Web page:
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Squats Buttwink

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  • Squats Buttwink

    Can someone please look at my Squats? I‘ve had some low back pain after squats and filmed myself and it looks like a buttwink is my problem. I‘ve tried to sit more back with my ass and shove my knees out. But it did not help. Is my technique a problem? Is the buttwink a problem?

    Here are a few videos.

    Squats with 100kg Romaleos 4


    Squats with 100kg belt and Romaleos 4


    Squats 120kg belt and Romaleos 4 trim8B7E35FC-E703-498C-9625-F2C840E8B0CC

    Squats Flat Shoes and Bar only 1 trimA1875A6E-D3C6-4C7A-AD35-5895F4319A30.MOV

    Squats Flat Shoes and Bar only 2 trim1E9F27FF-E8DA-4ACC-855C-1EA48D2F8FC0


  • #2
    Hi, here are some links that should help:

    Normal Movements of the Low Back During Squats and Deadlifts
    it does not appear that humans can avoid flexion-extension of the lumbar spine past the “neutral” zone during many exercises. Fortunately, this does not appear to increase the risk of low back pain
    Pain in training: What do?
    The obsession with rigid technical perfectionism stems from the traditional “body-as-machine” narrative, rather than from an understanding that humans can adapt to an enormous variety of movements and positions when dosed and loaded appropriately
    It is difficult — if not impossible — to establish physical positions that are inherently “bad” across the population (note: cadaver studies are not helpful here, since corpses can’t adapt). Given the lack of evidence to support claims about inherently dangerous positions or movements, and given the global problems of physical inactivity and musculoskeletal pain, we would prefer not to perpetuate negative expectations and perceptions of threat associated with physical activity and exercise.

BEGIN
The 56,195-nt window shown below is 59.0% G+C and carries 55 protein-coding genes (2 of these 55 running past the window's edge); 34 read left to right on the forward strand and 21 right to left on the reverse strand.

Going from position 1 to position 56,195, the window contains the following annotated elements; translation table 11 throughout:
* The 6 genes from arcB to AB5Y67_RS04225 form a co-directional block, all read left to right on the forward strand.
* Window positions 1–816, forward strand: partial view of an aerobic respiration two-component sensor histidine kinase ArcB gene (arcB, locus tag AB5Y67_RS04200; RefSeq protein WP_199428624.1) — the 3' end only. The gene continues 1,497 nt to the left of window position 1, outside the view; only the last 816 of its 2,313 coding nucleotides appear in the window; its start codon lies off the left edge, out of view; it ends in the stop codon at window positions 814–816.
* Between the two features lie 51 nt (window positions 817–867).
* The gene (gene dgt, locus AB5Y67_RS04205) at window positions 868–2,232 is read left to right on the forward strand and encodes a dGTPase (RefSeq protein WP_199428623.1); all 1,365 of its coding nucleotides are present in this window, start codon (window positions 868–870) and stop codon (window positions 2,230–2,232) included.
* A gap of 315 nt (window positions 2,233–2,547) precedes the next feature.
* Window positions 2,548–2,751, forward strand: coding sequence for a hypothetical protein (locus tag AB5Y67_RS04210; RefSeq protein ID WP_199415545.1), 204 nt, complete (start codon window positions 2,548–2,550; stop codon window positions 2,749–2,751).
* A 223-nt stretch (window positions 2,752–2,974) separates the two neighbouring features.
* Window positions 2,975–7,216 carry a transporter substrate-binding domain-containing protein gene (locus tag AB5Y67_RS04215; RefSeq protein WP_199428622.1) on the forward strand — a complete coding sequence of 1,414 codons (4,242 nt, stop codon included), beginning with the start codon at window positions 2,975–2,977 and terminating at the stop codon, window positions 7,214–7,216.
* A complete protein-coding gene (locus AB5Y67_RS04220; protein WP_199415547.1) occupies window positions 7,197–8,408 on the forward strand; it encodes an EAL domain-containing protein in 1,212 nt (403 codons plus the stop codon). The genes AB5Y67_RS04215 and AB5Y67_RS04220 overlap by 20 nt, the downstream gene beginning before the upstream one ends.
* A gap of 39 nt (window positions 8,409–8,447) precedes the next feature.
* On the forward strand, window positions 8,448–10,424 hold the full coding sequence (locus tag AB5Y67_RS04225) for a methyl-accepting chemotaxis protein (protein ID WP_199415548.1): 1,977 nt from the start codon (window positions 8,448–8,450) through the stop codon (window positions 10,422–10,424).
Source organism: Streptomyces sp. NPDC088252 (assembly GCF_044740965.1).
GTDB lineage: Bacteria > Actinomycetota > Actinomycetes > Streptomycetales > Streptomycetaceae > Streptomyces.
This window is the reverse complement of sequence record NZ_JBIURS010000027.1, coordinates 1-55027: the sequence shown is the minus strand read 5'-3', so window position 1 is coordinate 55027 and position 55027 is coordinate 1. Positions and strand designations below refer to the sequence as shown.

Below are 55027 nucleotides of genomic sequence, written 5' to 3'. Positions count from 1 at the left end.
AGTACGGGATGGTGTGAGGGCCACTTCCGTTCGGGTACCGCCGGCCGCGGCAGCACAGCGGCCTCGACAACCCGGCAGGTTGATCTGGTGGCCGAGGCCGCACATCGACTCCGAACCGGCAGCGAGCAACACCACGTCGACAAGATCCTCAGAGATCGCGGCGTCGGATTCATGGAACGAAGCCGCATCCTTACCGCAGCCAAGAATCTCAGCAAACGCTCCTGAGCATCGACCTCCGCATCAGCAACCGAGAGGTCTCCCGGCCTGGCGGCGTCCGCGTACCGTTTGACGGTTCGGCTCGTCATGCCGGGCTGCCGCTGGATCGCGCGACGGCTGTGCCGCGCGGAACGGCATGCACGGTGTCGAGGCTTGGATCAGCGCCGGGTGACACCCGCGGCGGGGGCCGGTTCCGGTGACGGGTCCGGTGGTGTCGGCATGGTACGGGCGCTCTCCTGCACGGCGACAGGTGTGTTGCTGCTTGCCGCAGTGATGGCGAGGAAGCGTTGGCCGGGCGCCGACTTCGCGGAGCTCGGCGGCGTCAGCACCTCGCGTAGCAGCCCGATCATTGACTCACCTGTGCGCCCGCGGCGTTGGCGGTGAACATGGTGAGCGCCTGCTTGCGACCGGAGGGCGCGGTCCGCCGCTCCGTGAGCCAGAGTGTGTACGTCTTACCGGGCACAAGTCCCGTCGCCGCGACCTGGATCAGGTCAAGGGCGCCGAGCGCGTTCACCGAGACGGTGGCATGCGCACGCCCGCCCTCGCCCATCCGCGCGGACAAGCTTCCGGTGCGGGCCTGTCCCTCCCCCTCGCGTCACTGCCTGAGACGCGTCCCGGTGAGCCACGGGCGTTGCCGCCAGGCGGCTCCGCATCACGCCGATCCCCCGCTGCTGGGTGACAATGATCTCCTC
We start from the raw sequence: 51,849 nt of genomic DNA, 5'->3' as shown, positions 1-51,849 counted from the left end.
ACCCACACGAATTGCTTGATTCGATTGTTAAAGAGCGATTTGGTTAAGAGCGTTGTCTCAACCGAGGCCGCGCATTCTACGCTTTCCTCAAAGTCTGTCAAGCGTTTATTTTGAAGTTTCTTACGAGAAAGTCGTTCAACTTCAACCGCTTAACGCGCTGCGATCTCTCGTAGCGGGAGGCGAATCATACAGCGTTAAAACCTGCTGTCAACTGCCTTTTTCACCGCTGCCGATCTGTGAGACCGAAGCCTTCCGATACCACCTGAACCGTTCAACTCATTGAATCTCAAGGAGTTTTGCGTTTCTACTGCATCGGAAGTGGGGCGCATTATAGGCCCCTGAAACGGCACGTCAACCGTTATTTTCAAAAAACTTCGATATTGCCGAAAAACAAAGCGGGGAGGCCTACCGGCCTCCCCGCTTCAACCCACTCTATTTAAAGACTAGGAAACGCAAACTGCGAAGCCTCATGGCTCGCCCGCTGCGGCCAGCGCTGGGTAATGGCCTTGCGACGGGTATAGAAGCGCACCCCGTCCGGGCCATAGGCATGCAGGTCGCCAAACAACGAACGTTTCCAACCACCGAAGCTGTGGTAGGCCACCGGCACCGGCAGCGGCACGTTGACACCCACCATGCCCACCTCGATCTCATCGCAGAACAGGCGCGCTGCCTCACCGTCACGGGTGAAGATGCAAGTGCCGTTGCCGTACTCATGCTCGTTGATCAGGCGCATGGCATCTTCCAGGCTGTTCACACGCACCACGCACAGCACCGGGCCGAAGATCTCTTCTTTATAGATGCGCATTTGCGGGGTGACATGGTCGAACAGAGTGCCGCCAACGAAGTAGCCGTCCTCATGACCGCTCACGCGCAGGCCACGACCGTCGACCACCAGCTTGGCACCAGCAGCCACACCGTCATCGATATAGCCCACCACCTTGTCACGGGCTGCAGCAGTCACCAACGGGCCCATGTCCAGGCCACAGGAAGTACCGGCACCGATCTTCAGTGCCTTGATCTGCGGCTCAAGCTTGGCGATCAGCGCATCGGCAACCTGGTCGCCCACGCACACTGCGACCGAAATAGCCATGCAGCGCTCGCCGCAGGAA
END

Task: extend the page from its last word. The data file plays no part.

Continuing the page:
4 Steps For Managing Pain In The Gym


    • #3
      Okay thanks for the links.

      So the takeaway message for me is, that flexion-extension of the lumbar spine is okay and has nothing to do with my pain.

      And for my back pain I should work around with Squats Variations that does not hurt my back i.e. Boxsquats etc.

      And what about my whole Squat technique? Is this okay?


      • #4
        The goal while training is not zero pain, the goal is to keep the pain to a tolerable degree that does not frighten you, but instead allows you to build confidence tolerance. Were those sets with the empty bar accompanied by intolerable pain. There is probably a reduced load you can squat with in addition to using variations that allow you to work at a higher intensity and keep pain levels tolerable.


        • #5
          Okay that makes sense. I have no pain yesterday till 120kg but I stopped there because I‘m a little angry.

          but overall do you see anything really bad about my Squat technique or is it okay?


          • #6
            Originally posted by M-Love View Post
            Okay that makes sense. I have no pain yesterday till 120kg but I stopped there because I‘m a little angry.

            but overall do you see anything really bad about my Squat technique or is it okay?
            Nothing really bad, I'd probably want your elbows down. From this elevated camera angle depth is hard to see, but you might want to take another video to check. Also, no pain until 120kg makes me think you're in a pretty good place, injuries and the rehab process can be frustrating but if you can embrace the process of slowly building your tolerance it can be a rewarding experience full of its own little victories.


            • #7
              This article from the docs should help

              So you’ve been training, but have started experiencing pain. This is an extremely common experience that we get asked about on a daily basis. Essentially, the question is “Doc, what do I do?” Before we begin, we should point out that this will not be a philosophical magnum opus on pain and the human condition.